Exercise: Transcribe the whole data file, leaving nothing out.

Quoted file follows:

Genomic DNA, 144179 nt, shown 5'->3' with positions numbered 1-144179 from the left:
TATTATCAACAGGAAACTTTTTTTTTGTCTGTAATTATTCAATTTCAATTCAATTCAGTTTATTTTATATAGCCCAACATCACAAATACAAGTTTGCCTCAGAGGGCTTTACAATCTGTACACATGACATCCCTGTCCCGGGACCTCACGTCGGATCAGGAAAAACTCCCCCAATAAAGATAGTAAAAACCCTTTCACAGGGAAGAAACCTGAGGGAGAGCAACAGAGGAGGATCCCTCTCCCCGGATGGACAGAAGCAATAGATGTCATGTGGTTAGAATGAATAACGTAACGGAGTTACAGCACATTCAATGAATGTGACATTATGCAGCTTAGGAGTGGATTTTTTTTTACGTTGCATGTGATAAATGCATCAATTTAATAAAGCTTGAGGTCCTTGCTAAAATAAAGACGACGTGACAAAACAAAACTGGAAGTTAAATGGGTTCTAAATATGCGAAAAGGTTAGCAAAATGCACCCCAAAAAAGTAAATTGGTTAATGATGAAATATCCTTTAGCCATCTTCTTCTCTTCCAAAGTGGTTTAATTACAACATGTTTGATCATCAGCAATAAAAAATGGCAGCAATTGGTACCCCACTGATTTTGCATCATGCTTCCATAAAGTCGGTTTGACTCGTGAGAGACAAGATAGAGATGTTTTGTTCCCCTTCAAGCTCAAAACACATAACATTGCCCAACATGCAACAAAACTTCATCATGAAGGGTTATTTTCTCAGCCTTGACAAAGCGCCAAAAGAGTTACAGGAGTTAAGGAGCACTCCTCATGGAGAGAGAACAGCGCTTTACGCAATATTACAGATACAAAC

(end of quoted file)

Genomic DNA, 144179 nt, shown 5'->3' with positions numbered 1-144179 from the left:
TATTATCAACAGGAAACTTTTTTTTTGTCTGTAATTATTCAATTTCAATTCAATTCAGTTTATTTTATATAGCCCAACATCACAAATACAAGTTTGCCTCAGAGGGCTTTACAATCTGTACACATGACATCCCTGTCCCGGGACCTCACGTCGGATCAGGAAAAACTCCCCCAATAAAGATAGTAAAAACCCTTTCACAGGGAAGAAACCTGAGGGAGAGCAACAGAGGAGGATCCCTCTCCCCGGATGGACAGAAGCAATAGATGTCATGTGGTTAGAATGAATAACGTAACGGAGTTACAGCACATTCAATGAATGTGACATTATGCAGCTTAGGAGTGGATTTTTTTTTACGTTGCATGTGATAAATGCATCAATTTAATAAAGCTTGAGGTCCTTGCTAAAATAAAGACGACGTGACAAAACAAAACTGGAAGTTAAATGGGTTCTAAATATGCGAAAAGGTTAGCAAAATGCACCCCAAAAAAGTAAATTGGTTAATGATGAAATATCCTTTAGCCATCTTCTTCTCTTCCAAAGTGGTTTAATTACAACATGTTTGATCATCAGCAATAAAAAATGGCAGCAATTGGTACCCCACTGATTTTGCATCATGCTTCCATAAAGTCGGTTTGACTCGTGAGAGACAAGATAGAGATGTTTTGTTCCCCTTCAAGCTCAAAACACATAACATTGCCCAACATGCAACAAAACTTCATCATGAAGGGTTATTTTCTCAGCCTTGACAAAGCGCCAAAAGAGTTACAGGAGTTAAGGAGCACTCCTCATGGAGAGAGAACAGCGCTTTACGCAATATTACAGATACAAAC